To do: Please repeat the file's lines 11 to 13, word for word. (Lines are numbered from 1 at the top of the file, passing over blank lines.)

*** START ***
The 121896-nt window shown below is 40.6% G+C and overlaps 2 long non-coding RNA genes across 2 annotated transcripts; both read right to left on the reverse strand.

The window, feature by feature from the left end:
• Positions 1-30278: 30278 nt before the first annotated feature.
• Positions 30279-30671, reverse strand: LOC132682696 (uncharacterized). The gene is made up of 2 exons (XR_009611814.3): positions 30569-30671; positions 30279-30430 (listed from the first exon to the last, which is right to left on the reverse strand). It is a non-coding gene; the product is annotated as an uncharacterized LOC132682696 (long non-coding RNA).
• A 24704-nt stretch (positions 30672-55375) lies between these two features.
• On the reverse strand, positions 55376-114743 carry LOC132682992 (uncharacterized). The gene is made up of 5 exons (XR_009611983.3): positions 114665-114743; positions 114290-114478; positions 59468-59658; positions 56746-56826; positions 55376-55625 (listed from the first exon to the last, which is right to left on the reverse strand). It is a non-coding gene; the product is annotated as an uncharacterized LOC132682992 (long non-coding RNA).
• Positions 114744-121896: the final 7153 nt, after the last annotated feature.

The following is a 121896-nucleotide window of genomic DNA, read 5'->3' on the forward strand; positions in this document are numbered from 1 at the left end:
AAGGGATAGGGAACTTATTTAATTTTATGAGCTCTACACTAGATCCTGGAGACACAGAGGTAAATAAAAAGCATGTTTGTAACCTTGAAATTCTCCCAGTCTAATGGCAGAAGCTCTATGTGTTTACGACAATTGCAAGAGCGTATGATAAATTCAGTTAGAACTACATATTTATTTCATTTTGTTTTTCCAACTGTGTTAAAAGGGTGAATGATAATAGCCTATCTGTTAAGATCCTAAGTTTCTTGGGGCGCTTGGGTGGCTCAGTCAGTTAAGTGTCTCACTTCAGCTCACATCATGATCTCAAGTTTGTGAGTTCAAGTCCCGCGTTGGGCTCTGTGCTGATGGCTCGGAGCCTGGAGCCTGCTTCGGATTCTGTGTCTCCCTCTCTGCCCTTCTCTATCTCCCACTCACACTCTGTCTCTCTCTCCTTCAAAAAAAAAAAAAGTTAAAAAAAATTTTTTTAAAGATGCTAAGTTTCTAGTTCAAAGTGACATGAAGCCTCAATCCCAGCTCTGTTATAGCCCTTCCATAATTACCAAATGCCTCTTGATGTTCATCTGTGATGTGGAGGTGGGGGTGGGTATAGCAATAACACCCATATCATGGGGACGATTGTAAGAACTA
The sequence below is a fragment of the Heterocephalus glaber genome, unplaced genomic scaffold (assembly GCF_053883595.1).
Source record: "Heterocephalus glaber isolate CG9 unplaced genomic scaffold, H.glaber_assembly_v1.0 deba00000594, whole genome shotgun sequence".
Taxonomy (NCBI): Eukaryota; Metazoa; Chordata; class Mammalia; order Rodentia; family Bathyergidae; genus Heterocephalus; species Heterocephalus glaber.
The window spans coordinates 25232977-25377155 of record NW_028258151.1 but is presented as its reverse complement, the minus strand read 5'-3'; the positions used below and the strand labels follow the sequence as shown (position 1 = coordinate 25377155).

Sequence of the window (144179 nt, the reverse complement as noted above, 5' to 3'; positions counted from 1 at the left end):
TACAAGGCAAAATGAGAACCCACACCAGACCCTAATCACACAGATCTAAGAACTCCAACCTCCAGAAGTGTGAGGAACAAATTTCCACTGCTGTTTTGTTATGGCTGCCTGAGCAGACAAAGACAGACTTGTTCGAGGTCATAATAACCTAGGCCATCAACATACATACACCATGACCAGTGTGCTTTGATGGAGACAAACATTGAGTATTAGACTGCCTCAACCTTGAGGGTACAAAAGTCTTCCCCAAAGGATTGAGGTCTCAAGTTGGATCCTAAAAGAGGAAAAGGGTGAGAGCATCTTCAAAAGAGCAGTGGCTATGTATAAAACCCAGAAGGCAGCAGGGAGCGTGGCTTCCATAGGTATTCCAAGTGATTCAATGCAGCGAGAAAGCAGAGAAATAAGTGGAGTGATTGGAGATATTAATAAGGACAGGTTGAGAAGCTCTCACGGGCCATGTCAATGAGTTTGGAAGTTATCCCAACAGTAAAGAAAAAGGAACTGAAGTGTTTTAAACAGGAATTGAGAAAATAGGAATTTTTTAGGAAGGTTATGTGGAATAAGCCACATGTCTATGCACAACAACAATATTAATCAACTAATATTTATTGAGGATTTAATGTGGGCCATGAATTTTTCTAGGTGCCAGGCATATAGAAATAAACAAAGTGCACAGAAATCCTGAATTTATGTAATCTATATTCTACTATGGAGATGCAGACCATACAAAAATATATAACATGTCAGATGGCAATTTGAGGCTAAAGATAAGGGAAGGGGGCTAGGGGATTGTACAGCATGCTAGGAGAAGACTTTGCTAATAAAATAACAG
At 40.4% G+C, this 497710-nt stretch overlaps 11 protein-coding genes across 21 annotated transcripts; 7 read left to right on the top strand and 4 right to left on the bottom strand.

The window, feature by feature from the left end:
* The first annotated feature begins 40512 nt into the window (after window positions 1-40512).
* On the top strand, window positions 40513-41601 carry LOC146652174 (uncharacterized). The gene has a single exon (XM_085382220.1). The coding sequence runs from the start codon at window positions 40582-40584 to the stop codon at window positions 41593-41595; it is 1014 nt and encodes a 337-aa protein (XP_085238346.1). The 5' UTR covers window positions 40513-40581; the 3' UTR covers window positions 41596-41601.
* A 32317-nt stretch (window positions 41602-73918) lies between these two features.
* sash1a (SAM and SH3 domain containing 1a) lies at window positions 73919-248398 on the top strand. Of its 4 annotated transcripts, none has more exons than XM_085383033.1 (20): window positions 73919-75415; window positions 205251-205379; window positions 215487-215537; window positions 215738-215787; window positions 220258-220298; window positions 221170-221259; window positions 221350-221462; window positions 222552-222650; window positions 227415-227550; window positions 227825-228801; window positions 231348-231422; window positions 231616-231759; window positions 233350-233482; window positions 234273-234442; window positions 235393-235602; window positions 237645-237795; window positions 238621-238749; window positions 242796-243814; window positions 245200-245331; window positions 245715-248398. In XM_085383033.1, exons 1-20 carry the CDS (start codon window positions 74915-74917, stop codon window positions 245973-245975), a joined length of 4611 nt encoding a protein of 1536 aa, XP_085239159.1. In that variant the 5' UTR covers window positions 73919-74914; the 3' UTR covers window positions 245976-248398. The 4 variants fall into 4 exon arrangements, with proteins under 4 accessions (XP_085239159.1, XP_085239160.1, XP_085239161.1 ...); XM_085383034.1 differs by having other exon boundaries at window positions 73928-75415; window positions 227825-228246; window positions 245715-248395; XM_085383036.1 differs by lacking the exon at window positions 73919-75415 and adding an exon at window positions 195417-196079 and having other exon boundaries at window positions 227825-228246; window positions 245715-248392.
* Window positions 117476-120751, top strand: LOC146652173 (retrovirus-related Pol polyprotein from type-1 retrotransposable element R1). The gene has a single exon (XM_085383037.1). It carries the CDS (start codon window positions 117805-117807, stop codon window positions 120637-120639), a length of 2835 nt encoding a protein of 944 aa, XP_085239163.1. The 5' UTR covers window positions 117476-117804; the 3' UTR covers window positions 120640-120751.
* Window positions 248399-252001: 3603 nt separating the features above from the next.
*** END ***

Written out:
Source record: "Heterocephalus glaber isolate CG9 unplaced genomic scaffold, H.glaber_assembly_v1.0 deba00000594, whole genome shotgun sequence".
Taxonomy (NCBI): Eukaryota; Metazoa; Chordata; class Mammalia; order Rodentia; family Bathyergidae; genus Heterocephalus; species Heterocephalus glaber.
The window spans coordinates 25232977-25377155 of record NW_028258151.1 but is presented as its reverse complement, the minus strand read 5'-3'; the positions used below and the strand labels follow the sequence as shown (position 1 = coordinate 25377155).